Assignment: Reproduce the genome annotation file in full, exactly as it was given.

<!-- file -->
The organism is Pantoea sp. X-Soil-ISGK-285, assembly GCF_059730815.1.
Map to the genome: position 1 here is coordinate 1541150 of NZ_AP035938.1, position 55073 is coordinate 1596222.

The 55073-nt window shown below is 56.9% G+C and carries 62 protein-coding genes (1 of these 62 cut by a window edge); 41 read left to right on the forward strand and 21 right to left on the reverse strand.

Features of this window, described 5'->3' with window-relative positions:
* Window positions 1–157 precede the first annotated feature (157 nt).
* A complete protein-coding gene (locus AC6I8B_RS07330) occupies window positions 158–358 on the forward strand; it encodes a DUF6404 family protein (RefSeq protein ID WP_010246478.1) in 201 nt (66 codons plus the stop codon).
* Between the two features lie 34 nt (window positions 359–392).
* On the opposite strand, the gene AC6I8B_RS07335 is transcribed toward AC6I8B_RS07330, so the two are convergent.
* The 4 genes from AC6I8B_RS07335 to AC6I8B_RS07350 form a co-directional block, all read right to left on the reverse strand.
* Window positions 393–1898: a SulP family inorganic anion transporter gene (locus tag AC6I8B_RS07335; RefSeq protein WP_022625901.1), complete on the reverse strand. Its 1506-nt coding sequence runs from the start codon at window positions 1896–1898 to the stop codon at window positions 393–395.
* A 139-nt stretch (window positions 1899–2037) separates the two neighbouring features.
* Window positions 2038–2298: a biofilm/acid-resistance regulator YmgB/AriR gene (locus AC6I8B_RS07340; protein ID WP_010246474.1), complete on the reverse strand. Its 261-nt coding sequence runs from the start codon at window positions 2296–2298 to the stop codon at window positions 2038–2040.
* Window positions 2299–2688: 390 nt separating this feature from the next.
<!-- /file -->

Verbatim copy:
The organism is Pantoea sp. X-Soil-ISGK-285, assembly GCF_059730815.1.
Map to the genome: position 1 here is coordinate 1541150 of NZ_AP035938.1, position 55073 is coordinate 1596222.

The 55073-nt window shown below is 56.9% G+C and carries 62 protein-coding genes (1 of these 62 cut by a window edge); 41 read left to right on the forward strand and 21 right to left on the reverse strand.

Features of this window, described 5'->3' with window-relative positions:
* Window positions 1–157 precede the first annotated feature (157 nt).
* A complete protein-coding gene (locus AC6I8B_RS07330) occupies window positions 158–358 on the forward strand; it encodes a DUF6404 family protein (RefSeq protein ID WP_010246478.1) in 201 nt (66 codons plus the stop codon).
* Between the two features lie 34 nt (window positions 359–392).
* On the opposite strand, the gene AC6I8B_RS07335 is transcribed toward AC6I8B_RS07330, so the two are convergent.
* The 4 genes from AC6I8B_RS07335 to AC6I8B_RS07350 form a co-directional block, all read right to left on the reverse strand.
* Window positions 393–1898: a SulP family inorganic anion transporter gene (locus tag AC6I8B_RS07335; RefSeq protein WP_022625901.1), complete on the reverse strand. Its 1506-nt coding sequence runs from the start codon at window positions 1896–1898 to the stop codon at window positions 393–395.
* A 139-nt stretch (window positions 1899–2037) separates the two neighbouring features.
* Window positions 2038–2298: a biofilm/acid-resistance regulator YmgB/AriR gene (locus AC6I8B_RS07340; protein ID WP_010246474.1), complete on the reverse strand. Its 261-nt coding sequence runs from the start codon at window positions 2296–2298 to the stop codon at window positions 2038–2040.
* Window positions 2299–2688: 390 nt separating this feature from the next.